The book of Daniel is not in chronological order as you can see from the chart. Nebuchadnezzar of Babylon was the first ruler in Daniel 1-4, followed by Belshazzar in Daniel 7, 8 and 5, see verse one in each of these three chapters. The Babylonian Empire ends and the Medo Persians take over in Daniel 6, 9-12. We are not looking at some of the famous stories, but they are mentioned in the chart - see if the ladies can find them - chapter 3, chapter 5, chapter 6.

Daniel was totally convinced that the Lord is sovereign.

On to Ezekiel.

Student's worksheet: Lesson 16 - Daniel, Ezekiel and Esther.

Daniel 1:6-14. In this situation these young men, led by Daniel, decided not to eat the rich food, some of which would have been forbidden by their own religious food laws. Daniel talked carefully and reasonably with the man whom the king had appointed to look after them, winning his approval for a ten-day test.

Daniel 1:15-16 They passed the food test.

Daniel 1:17-20 They passed the three-year test.

Daniel 1:9,17 God gave Daniel respect from the man in charge, all four of them the

ability to learn well, and for Daniel, the ability to understand visions and dreams.

(Does he remind you of Joseph?)

Daniel 1:21 Daniel was still a court adviser aged about 82.

Ezekiel mentions Daniel as righteous, Ezekiel 14:14, and wise in Ezekiel 28:3.

The book of Daniel has history and dreams. It has inspired people and caused many, many books to be written about the interpretations of the visions. It covers the reigns of Nebuchadnezzar and Belshazzar of Babylonia, and Darius and Cyrus of the Medo/Persian Empire.

Babylon Medo/Persia

Nebuchadnezzar Belshazzar Cyrus/Darius

chapter 1 deportation chapter 7 Daniel’s chapter 6 den of lions

and new lifestyle dream

of four beasts

chapter 2

Nebuchadnezzar’s chapter 8 Daniel.’s chapter 9 Daniel’s

dream - dream of a ram and prayer and

statue of four metals a goat meeting with Gabriel

chapter 3 - gold image

and fiery furnace chapter 5 the writing

on the wall

chapter 4

Nebuchadnezzar’s 2nd chapters 10, 11, 12 vision dream

dream and madness Babylonian Empire ends

The key phrase for understanding Daniel is that ‘the Lord is sovereign’.

Meanwhile Ezekiel arrived in Babylonia in 597BC part of a major deportation from Judah.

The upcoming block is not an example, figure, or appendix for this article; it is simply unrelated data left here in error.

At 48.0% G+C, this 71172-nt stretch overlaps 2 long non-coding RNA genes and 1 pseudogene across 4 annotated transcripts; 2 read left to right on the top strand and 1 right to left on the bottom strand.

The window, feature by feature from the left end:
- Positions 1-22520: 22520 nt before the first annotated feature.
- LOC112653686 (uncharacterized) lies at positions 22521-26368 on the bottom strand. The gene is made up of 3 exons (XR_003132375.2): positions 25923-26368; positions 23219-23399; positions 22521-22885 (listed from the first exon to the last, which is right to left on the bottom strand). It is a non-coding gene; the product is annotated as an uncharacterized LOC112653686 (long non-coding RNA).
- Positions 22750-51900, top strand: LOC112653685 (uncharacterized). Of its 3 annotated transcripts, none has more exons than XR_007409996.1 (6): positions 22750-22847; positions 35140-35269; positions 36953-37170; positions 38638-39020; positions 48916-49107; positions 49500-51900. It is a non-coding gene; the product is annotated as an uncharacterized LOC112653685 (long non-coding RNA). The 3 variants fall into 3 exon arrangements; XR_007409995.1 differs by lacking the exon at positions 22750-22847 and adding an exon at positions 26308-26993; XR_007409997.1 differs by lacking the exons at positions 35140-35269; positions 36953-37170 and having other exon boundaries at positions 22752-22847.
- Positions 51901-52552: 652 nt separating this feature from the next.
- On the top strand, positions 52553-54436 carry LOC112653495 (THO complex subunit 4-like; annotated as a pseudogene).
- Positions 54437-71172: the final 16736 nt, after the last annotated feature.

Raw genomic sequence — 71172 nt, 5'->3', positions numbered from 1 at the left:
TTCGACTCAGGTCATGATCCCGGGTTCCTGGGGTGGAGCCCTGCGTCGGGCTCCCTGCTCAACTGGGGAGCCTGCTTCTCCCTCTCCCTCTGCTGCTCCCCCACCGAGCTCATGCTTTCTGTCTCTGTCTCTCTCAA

Daniel was already an adviser at court by this time.

Ezekiel 1:3 Ezekiel was from a priestly family.

Ezekiel 24:15-18 he was happily married.

Ezekiel 3:24; 8:1 he lived in a house of his own, about 50 miles from Babylon.

Ezekiel 1:1-3 God called him to be prophet while he was working with other exiles, digging a shipping canal, the River Kebar, five years after they had arrived in Babylonia.

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Leader's notes: Lesson 16: Daniel, Ezekiel and Esther.

Work through the section together, eliciting the information from the ladies as they find the references, if you have the time.

Key ideas for understanding Ezekiel are ‘God’s holy name’ and the restoration of believing Israel so that the world will know ‘that I am the Lord’.

Ezekiel 36:16-38

On to Esther.

Cush can be “the upper Nile region”, “Ethiopia”, “both sides of the Red Sea”, or “part of the Arabian Peninsula”. It can also be spelled Kush. Translators make their choices.

Student's worksheet: Lesson 16 - Daniel, Ezekiel and Esther.

After his call Ezekiel was unable to speak except with direct words from the Lord,

Ezekiel 3:26.

He was meticulous in recording the dates events happened. Here they are translated into dates we can understand.

Ezekiel 1:3 God called him to be prophet in 593 B.C.

From 593 - 588 B.C. Ezekiel preached about God’s judgement on Jerusalem, chapters

1-23. The only hope he gave the people from God was for the exiles to live at peace

with themselves and with God during their exile.

Ezekiel 24:1-14 In January 588 B.C. God told Ezekiel that the siege of Jerusalem by

Nebuchadnezzar's forces had started, a siege which would end with the fall and

destruction of the exiles’ holy city.

Ezekiel 24:15-19 In 588 B.C God told Ezekiel that his wife, ‘the delight of your eyes’ would

die. He was not to shed any tears, not to do the usual mourning rituals.

He was to act out at the death of his wife the way the exiles were to behave over

the destruction of Jerusalem, Ezekiel 24:20-24. They were not to mourn openly.

Ezekiel 24:25-26 The first exiles arriving after the destruction in 586 B.C. would verify what

Ezekiel had said.